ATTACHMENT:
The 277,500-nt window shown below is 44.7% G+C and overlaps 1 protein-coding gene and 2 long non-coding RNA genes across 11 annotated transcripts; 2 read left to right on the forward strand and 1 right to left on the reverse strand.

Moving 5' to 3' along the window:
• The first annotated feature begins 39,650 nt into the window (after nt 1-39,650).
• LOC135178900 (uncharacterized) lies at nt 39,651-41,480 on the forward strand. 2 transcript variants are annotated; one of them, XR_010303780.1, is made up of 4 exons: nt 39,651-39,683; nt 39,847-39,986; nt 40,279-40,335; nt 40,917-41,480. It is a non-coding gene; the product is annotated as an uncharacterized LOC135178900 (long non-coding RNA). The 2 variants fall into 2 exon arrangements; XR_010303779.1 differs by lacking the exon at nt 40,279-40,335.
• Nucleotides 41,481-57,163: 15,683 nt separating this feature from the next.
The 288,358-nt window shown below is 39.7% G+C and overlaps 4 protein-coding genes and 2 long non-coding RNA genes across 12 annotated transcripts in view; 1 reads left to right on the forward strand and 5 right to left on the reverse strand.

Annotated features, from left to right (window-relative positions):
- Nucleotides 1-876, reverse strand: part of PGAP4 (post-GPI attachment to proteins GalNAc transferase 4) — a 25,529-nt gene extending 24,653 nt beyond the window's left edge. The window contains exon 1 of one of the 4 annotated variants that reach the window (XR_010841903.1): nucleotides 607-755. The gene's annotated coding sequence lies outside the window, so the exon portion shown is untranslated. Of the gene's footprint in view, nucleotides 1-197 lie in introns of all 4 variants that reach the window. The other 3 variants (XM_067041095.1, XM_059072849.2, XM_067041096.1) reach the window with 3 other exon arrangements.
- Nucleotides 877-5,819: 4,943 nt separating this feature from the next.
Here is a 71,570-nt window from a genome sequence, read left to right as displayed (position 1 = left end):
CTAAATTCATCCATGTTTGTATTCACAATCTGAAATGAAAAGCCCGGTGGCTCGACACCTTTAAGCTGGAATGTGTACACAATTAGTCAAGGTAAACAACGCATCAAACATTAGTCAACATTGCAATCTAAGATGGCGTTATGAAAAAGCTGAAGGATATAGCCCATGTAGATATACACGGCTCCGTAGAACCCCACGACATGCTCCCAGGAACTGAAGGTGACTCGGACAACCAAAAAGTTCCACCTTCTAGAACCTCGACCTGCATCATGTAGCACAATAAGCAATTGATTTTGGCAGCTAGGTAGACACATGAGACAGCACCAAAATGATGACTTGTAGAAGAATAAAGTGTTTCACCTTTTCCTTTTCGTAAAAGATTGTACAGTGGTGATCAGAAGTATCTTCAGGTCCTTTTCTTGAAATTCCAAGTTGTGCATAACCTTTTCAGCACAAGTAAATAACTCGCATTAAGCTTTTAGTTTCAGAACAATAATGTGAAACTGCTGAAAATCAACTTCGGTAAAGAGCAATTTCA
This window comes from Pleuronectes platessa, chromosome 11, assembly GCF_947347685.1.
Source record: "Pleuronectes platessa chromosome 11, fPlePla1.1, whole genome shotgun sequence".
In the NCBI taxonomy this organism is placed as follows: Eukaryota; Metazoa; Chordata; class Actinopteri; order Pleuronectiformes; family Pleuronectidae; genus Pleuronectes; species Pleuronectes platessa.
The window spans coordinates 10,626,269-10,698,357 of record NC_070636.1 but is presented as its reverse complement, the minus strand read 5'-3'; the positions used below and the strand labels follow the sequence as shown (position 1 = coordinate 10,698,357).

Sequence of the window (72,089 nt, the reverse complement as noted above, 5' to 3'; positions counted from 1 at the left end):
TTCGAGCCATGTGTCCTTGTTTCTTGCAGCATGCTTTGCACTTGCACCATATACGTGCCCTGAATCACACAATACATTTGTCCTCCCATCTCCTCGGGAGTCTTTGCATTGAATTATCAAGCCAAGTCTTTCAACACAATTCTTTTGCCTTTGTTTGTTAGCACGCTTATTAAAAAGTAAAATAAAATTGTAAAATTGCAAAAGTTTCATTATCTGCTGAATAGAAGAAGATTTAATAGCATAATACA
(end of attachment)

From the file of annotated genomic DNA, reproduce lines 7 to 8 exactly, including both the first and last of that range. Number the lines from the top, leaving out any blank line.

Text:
Annotated features, from left to right (window-relative positions):
- Nucleotides 1-876, reverse strand: part of PGAP4 (post-GPI attachment to proteins GalNAc transferase 4) — a 25,529-nt gene extending 24,653 nt beyond the window's left edge. The window contains exon 1 of one of the 4 annotated variants that reach the window (XR_010841903.1): nucleotides 607-755. The gene's annotated coding sequence lies outside the window, so the exon portion shown is untranslated. Of the gene's footprint in view, nucleotides 1-197 lie in introns of all 4 variants that reach the window. The other 3 variants (XM_067041095.1, XM_059072849.2, XM_067041096.1) reach the window with 3 other exon arrangements.